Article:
No question is a stupid question if you don’t know the answer...

We have compiled a series of questions and answers that we have been asked over the years.

If there’s anything you would like to know/ask about gas analysis, please get in touch and we will be more than happy to answer...

1) Why should I use a gas monitor?

You should use a gas monitor if you have any gas on site. Having a monitor will help to protect you and your staff from life threatening events by alerting you to dangerous levels of gas readings.

2) What if there is a CO2 leak and I don't have a CO2 monitor?

If there is a CO2 leak and you do not have an appropriate CO2 monitor in place, asphyxiation could occur as the CO2 would replace the oxygen in the blood. If you were exposed to higher concentration (around 40,000 ppm) then this would be extremely dangerous to life and could result in death.

3) What’s the difference between carbon monoxide and carbon dioxide?

Carbon dioxide (CO2) is readily removed from your body by your lungs, it quickly jumps out of your bloodstream and is passed out by your lungs. It is safe in small amounts, but can be very dangerous if the level reaches around 3-5%.

Carbon monoxide (CO) sticks to your red blood cells. Once it attaches to them it is very difficult to get it out, and no oxygen can bind to the cells anymore meaning you become hypoxic. It only takes a tiny amount of carbon monoxide to do serious harm. Carbon monoxide is dangerous in amounts as small as 70ppm.

4) Are gas detectors easy to use and install?

Yes, our monitors are designed in a way that any technician should be able to install them. We pride ourselves on making our systems as simple and hassle free as possible to use and install. 

5) What height should I install my sensors?

Carbon dioxide sensors should be installed near to the ground as close to the source as possible. For example, in a cellar they should be around 12”-18” from the ground and next to the gas bottles. Oxygen sensors should be installed at working head height. In an office, this would be at sitting height; in an area where people work standing up, at standing head height.

6) Do I need a sensor in every room?

We would recommend installing a sensor in any room where there is a risk of gas leaking. 

7) Where should I fit the alarm units/repeaters?

Alarm sounders should be installed in the danger area as well as at the entrance to the area, to alert people to evacuate if they’re inside as well as not to enter if they’re outside.

8) How often will my gas monitor require maintenance?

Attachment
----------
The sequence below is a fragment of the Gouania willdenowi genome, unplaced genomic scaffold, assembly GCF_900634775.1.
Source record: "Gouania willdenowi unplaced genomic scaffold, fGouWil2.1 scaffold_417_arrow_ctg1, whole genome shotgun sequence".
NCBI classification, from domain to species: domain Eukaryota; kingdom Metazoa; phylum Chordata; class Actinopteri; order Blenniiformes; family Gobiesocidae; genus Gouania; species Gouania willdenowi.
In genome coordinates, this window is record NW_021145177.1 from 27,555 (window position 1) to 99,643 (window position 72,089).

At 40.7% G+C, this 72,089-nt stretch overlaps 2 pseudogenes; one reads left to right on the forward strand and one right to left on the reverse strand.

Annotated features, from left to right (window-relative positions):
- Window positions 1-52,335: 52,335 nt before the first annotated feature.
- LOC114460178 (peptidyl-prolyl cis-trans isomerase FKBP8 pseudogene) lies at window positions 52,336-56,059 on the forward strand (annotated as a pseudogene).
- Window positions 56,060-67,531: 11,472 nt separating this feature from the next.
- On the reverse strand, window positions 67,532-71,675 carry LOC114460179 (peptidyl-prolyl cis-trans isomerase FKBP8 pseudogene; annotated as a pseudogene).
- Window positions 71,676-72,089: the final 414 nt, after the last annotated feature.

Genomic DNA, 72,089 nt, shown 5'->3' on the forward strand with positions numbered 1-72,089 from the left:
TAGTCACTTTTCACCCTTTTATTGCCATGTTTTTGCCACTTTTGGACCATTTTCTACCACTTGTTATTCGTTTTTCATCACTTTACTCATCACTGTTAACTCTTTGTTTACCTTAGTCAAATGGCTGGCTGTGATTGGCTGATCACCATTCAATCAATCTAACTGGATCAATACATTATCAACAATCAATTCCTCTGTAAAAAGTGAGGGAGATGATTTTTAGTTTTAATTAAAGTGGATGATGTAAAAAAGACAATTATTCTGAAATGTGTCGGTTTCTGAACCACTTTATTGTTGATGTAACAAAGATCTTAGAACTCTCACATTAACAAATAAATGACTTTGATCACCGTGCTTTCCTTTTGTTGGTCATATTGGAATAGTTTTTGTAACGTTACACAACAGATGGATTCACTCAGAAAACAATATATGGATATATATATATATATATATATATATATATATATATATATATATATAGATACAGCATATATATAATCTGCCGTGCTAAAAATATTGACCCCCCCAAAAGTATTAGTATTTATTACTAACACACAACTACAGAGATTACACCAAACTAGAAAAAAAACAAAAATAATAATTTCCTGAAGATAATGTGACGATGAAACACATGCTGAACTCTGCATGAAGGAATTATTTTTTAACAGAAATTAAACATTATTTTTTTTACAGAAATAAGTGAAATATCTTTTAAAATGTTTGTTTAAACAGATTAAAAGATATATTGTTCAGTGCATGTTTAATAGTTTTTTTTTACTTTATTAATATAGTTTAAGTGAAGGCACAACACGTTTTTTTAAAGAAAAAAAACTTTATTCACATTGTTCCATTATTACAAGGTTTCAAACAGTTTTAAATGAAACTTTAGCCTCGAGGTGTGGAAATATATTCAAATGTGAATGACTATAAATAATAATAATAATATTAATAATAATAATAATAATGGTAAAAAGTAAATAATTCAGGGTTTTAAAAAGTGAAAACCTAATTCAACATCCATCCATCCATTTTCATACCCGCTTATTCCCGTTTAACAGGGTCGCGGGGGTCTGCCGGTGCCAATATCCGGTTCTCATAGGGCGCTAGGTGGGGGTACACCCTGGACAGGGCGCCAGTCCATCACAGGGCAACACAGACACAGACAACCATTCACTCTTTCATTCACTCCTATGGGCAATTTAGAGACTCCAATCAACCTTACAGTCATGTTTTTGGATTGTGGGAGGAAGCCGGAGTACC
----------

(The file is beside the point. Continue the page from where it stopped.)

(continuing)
Our CO2 sensors are designed to be very low maintenance. They automatically calibrate over time. The only thing you need to do is to bump test them every couple of years to make sure they are still working within specification. Oxygen sensors require annual calibration using calibration gas. This can be carried out on-site and is a fairly simple process.

9) What are relays, and what can they be used for?

Relays are electronically controlled switches. They can be used to switch a device on/off in the case of an alarm. For example, you could automatically turn on a fan to ventilate or automatically switch off the gas supply.

10) What do I do if the alarm is triggered?

We would recommend ventilating the danger area and ensure nobody enters. If it is safe to do so, switch off the gas. Contact your gas supplier and ask them to check for leaks.

11) What’s the difference between ‘quick connect’ and ‘hard wired’?

Quick connect units use an RJ45 connector and the sensors plug together. Hard wired units are wired directly using terminals. The advantage of quick connect is that it’s quicker and easier to set up, but hardwired units have a higher IP rating (they’re more water/dust proof).

12) What does the accuracy spec mean on the datasheet?

For CO2, this tells you at what level the unit will go into alarm at a minimum/maximum. For Oxygen it tells you the measurement uncertainty for the reading on screen.

13) What is 4-20mA and MODBUS?

They are both output options to allow the readings to be sent to another system. 4-20mA is an industry standard analogue output, there is one channel for each sensor. MODBUS is a digital communications protocol that allows sensor parameters to be sent to a building management system.

14) What’s the maximum distance between the display and the sensors?

The distance between the central display and the final sensor in the chain should be no more than 100m.

15) How much area does one sensor protect?

We recommend one sensor per 80m3. In a totally open space, we recommend each sensor should be no more than 10m apart. Each installation should be considered individually to account for the particular layout e.g partially enclosed areas, partition walls, obstructions, etc.

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